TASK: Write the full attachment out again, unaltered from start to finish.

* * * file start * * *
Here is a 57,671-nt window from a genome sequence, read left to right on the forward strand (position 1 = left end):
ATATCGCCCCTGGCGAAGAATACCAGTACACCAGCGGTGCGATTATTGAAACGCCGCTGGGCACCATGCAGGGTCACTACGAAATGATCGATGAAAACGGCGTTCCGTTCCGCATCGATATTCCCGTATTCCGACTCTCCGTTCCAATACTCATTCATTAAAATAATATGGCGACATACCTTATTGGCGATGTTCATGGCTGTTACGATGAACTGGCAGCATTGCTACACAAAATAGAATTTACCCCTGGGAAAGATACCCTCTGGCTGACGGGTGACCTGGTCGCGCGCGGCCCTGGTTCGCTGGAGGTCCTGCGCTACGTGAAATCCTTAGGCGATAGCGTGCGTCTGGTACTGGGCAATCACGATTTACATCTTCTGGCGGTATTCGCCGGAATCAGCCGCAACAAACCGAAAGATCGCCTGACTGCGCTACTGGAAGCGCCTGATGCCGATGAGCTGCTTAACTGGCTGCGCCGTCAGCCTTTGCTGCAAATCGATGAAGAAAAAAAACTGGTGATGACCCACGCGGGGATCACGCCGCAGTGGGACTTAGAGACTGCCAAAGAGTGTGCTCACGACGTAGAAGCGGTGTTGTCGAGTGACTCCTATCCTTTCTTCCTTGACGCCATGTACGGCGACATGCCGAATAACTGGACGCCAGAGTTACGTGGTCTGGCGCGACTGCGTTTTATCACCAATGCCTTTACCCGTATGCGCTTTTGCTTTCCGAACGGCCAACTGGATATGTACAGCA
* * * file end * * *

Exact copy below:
Here is a 57,671-nt window from a genome sequence, read left to right on the forward strand (position 1 = left end):
ATATCGCCCCTGGCGAAGAATACCAGTACACCAGCGGTGCGATTATTGAAACGCCGCTGGGCACCATGCAGGGTCACTACGAAATGATCGATGAAAACGGCGTTCCGTTCCGCATCGATATTCCCGTATTCCGACTCTCCGTTCCAATACTCATTCATTAAAATAATATGGCGACATACCTTATTGGCGATGTTCATGGCTGTTACGATGAACTGGCAGCATTGCTACACAAAATAGAATTTACCCCTGGGAAAGATACCCTCTGGCTGACGGGTGACCTGGTCGCGCGCGGCCCTGGTTCGCTGGAGGTCCTGCGCTACGTGAAATCCTTAGGCGATAGCGTGCGTCTGGTACTGGGCAATCACGATTTACATCTTCTGGCGGTATTCGCCGGAATCAGCCGCAACAAACCGAAAGATCGCCTGACTGCGCTACTGGAAGCGCCTGATGCCGATGAGCTGCTTAACTGGCTGCGCCGTCAGCCTTTGCTGCAAATCGATGAAGAAAAAAAACTGGTGATGACCCACGCGGGGATCACGCCGCAGTGGGACTTAGAGACTGCCAAAGAGTGTGCTCACGACGTAGAAGCGGTGTTGTCGAGTGACTCCTATCCTTTCTTCCTTGACGCCATGTACGGCGACATGCCGAATAACTGGACGCCAGAGTTACGTGGTCTGGCGCGACTGCGTTTTATCACCAATGCCTTTACCCGTATGCGCTTTTGCTTTCCGAACGGCCAACTGGATATGTACAGCA